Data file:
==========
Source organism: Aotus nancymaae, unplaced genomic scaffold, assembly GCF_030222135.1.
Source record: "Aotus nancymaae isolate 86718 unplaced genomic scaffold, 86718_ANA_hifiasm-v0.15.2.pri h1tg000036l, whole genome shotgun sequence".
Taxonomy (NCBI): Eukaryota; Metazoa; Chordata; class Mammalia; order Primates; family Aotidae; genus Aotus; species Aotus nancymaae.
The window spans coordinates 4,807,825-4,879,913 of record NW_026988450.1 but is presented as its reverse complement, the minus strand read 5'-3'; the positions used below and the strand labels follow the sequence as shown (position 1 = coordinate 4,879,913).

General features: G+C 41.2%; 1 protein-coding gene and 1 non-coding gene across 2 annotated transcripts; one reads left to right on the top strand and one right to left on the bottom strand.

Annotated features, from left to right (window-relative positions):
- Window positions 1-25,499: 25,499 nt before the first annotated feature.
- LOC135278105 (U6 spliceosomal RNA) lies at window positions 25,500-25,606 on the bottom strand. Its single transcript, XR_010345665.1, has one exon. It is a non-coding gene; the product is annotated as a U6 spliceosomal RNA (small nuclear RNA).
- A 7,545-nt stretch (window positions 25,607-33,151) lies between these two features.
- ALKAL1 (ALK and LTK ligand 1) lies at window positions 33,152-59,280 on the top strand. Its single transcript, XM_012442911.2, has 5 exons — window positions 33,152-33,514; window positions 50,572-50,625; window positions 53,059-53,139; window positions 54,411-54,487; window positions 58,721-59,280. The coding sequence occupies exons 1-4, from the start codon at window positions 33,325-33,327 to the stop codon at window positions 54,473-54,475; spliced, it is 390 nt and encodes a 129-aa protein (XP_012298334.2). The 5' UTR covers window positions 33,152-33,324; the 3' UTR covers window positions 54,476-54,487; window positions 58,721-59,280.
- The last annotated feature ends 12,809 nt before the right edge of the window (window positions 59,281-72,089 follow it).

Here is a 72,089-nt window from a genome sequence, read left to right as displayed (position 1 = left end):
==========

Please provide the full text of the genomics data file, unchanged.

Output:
Source organism: Aotus nancymaae, unplaced genomic scaffold, assembly GCF_030222135.1.
Source record: "Aotus nancymaae isolate 86718 unplaced genomic scaffold, 86718_ANA_hifiasm-v0.15.2.pri h1tg000036l, whole genome shotgun sequence".
Taxonomy (NCBI): Eukaryota; Metazoa; Chordata; class Mammalia; order Primates; family Aotidae; genus Aotus; species Aotus nancymaae.
The window spans coordinates 4,807,825-4,879,913 of record NW_026988450.1 but is presented as its reverse complement, the minus strand read 5'-3'; the positions used below and the strand labels follow the sequence as shown (position 1 = coordinate 4,879,913).

General features: G+C 41.2%; 1 protein-coding gene and 1 non-coding gene across 2 annotated transcripts; one reads left to right on the top strand and one right to left on the bottom strand.

Annotated features, from left to right (window-relative positions):
- Window positions 1-25,499: 25,499 nt before the first annotated feature.
- LOC135278105 (U6 spliceosomal RNA) lies at window positions 25,500-25,606 on the bottom strand. Its single transcript, XR_010345665.1, has one exon. It is a non-coding gene; the product is annotated as a U6 spliceosomal RNA (small nuclear RNA).
- A 7,545-nt stretch (window positions 25,607-33,151) lies between these two features.
- ALKAL1 (ALK and LTK ligand 1) lies at window positions 33,152-59,280 on the top strand. Its single transcript, XM_012442911.2, has 5 exons — window positions 33,152-33,514; window positions 50,572-50,625; window positions 53,059-53,139; window positions 54,411-54,487; window positions 58,721-59,280. The coding sequence occupies exons 1-4, from the start codon at window positions 33,325-33,327 to the stop codon at window positions 54,473-54,475; spliced, it is 390 nt and encodes a 129-aa protein (XP_012298334.2). The 5' UTR covers window positions 33,152-33,324; the 3' UTR covers window positions 54,476-54,487; window positions 58,721-59,280.
- The last annotated feature ends 12,809 nt before the right edge of the window (window positions 59,281-72,089 follow it).

Here is a 72,089-nt window from a genome sequence, read left to right as displayed (position 1 = left end):